What To Do If: DO's and DON'Ts of being arrested or are wanted or are asked to allow a seach.
What should you do if the police are looking for you? What happens when you get arrested? What should you do? What should you not do?
When you are being arrestedIf you have the unfortunate occasion to be arrested DO NOT mouth off to the police. Saying things like
" I know my rights" or " my cousin is a lawyer" or " I'm going to sue you" will not get you very far with the police. Be respectful - and I hate using this term - but police use it all the time - comply - with their directions. This having been said - be polite and ask for a lawyer. Say nothing further.
You DO NOT have to Speak with the Police ( nor should you).Once you are placed into custody - you have the right to remain silent. The police only have to
" read you your rights" if they wish to question you - commonly known as Reading or Giving you your Miranda rights.
As a part of those rights you do not have to answer or speak to the police - you will also be told that if you cannot afford an attorney - one will be provided or appointed. Remember - you are now in custody and anything you say can and will be used against you. Trust me - you are not going to be able to talk yourself out of the situation you are in.
Don't answer any questions or make any statements about your case to the police or the prosecutor.
Don't allow yourself to be videotaped. If they turn on the video machine and start to talk to you - again be respectful and simply say " I want an attorney" and say no more.
DO NOT CONFESS
The police know how to get confessions from people in custody.
They can use deceptive ways to get a confession. Saying things like: "things will go easier", or " you co-defendant just ratted you out "(even if none of it is true) - are considered examples of good police work, and a judge may very well allow the prosecution use your statement against you.
If you have a lawyer before you get arrested, she or he can find out if the police want to question you as a witness or a suspect.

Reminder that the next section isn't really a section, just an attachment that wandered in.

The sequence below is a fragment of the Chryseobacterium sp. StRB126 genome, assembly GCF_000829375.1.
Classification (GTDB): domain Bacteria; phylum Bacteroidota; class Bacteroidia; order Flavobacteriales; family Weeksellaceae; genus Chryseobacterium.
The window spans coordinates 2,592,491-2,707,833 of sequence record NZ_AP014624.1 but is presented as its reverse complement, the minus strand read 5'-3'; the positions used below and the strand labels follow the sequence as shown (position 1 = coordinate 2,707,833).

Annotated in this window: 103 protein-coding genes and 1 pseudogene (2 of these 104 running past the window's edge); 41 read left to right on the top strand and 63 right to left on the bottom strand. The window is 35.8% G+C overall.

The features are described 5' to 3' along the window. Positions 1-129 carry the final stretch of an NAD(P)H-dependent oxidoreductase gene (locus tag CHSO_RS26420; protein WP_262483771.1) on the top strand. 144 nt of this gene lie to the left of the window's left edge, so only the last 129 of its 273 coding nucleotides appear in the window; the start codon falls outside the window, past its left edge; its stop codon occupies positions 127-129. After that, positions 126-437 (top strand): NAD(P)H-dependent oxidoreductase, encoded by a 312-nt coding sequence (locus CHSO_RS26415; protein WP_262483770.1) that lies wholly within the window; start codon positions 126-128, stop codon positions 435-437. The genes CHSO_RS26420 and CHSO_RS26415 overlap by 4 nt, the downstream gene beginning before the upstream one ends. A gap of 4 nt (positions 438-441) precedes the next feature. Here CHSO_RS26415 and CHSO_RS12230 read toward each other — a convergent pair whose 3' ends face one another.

If you're a suspect, your lawyer can tell the police that s/he doesn't want you questioned. If they question you after that, they won't be able to use your statements against you, unless they can prove that you blurted out a confession without being asked any questions.
Your silence can't be used against you, but it's very hard to defend you if you've made a confession or an admission. You may think that by telling the police that you were at the scene of the crime but didn't do anything - gets you off the hook - when in fact it may be an admission to an element of the crime.
If you're in jail, be careful what you say about your case to other inmates. You never know when one of them will try to work out their own situation by becoming a witness against you. THE BEST advice is ONLY speak to your attorney about the case - no one else can help you - and while it may make you feel good to talk to someone else who is locked -up - DON'T.
What to do if you know the police are looking for you. SURRENDERING" Why surrender" you ask.
If you're a suspect in a crime, your lawyer can arrange for you to surrender to the police.
If the police intend to arrest you, by surrendering, you are showing the court that you to took this matter seriously - hired an attorney to turn you in - and as a result that you are responsible and a good candidate for either the court setting low bail/bond or better yet "releasing you on your own recognizance" - often referred to as being R.O.R.'d. By surrendering, you show that you're likely to return to court without having high bail set.
By doing this - you provide your lawyer with the ability to tell the judge/court at arraignment that you knew the police were looking for you, had the chance to run, but didn't. Surrendering won't guarantee low bail, but it gives you a better shot.
Some other DO's and DON'Ts ( mostly DON'TsDo not give consent to a search of your home, or car or person. As an example - the police may ask to come in and search your home - JUST SAY NO and do not allow them inside. If they want to search - they can go and get a warrant.
Do not consent to be placed in a line-up. If the police intend to put you in a line-up, ask to have a lawyer there. Your attorney can observe what takes place, take notes and seek to to make sure the lineup is conducted fairly. As an example your attorney can help you decide the best place for you to be situated in the line-up to reduce the chance of you being picked out.
Your attorney can make sure the police don't do anything improper, like suggesting in some way that the witness pick you out.
Or let's say you get pulled over in your car and the officer says "do you know why I pulled you over?" Do Not answer - simply say " No, I do not". Let them tell you why and then DO NOT debate with them - you will not win that argument. If you are issued a ticket - take it and go on your way. If, for some reason you are arrested ....
DON'T physically resist, and tell the police you want a lawyer.